By: Gehan AboElElla, Yasmine ElSayed
CAIRO, Jan. 8 (SEE) – Immigration Minister Nabila Makram congratulated the Egyptian-American Actor Ramy Malek after he was awarded ‘Golden Globe’ for best actor for his role at movie “Bohemian Rhapsody”.
The film tells the story of the rise of English “Queen” band, in which Rami plays the role of singer and songwriter Freddy Mercury, before 1970 when the band was formed by Brian May and Roger Taylor until performing the first song “First Aid” in 1985, six years before the death of Mercury . The film was directed by Brian Singer, the director of X-Men. The movie stars Johnny Depp and Ben Weishu, in addition to Malek.
Malek was born in Los Angeles on May 12, 1981 to Egyptian parents, who left Cairo in 1978 and settled in Los Angeles, California. His father worked in insurance while his mother worked as an accountant. Malek, who speaks Arabic at home, has a twin brother named Sami who works as a teacher, and his sister, Yasmine, works as a doctor.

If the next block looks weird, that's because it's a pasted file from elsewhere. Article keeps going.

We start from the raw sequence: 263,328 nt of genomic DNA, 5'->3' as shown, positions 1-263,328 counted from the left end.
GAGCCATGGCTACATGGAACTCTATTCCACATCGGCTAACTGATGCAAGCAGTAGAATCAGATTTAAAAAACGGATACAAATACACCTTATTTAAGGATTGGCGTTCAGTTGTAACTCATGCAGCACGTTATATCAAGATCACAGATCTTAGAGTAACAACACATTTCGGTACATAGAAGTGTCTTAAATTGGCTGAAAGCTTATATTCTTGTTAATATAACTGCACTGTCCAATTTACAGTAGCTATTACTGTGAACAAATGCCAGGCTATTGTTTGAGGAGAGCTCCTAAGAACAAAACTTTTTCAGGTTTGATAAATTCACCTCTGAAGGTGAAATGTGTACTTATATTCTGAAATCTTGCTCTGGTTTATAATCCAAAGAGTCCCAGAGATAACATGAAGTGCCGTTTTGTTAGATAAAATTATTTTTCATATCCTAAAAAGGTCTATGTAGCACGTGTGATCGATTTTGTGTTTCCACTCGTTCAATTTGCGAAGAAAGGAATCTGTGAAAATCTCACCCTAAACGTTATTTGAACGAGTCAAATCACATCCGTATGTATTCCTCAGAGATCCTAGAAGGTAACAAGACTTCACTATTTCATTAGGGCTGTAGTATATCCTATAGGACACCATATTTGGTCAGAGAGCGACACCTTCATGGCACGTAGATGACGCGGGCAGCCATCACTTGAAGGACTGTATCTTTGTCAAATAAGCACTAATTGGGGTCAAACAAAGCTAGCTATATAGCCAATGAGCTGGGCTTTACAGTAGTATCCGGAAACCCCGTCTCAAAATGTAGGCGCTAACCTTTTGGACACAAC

Originally from Samalut city in Minya Governorate, His father insisted on talking to him in Arabic and linking him to his Egyptian roots and in their hometown of Egypt.
On her part, Makram lauded the role played by the family to preserve their Egyptian identity in the light of another dominant culture. She stressed upon the significance of the great role played in raising kids within a certain cultural life. “We are a country of youth, who can work to convert their society into more developed and can register progress in all fields,” she added.
Makram pointed out that the ministry is playing this role with the second and third generations of Egyptians abroad, where it aims to connect them to their motherland, through organizing a number of events that are predominantly national, to benefit from their ideas.
The ministry also launched an “Talk Egyptian” initiative to preserve the national identity and especially for Egyptian children living abroad. She stressed that Egypt aims to consolidate the Egyptian identity at its citizens abroad, and teaching the newest generations about their country’s history and reality.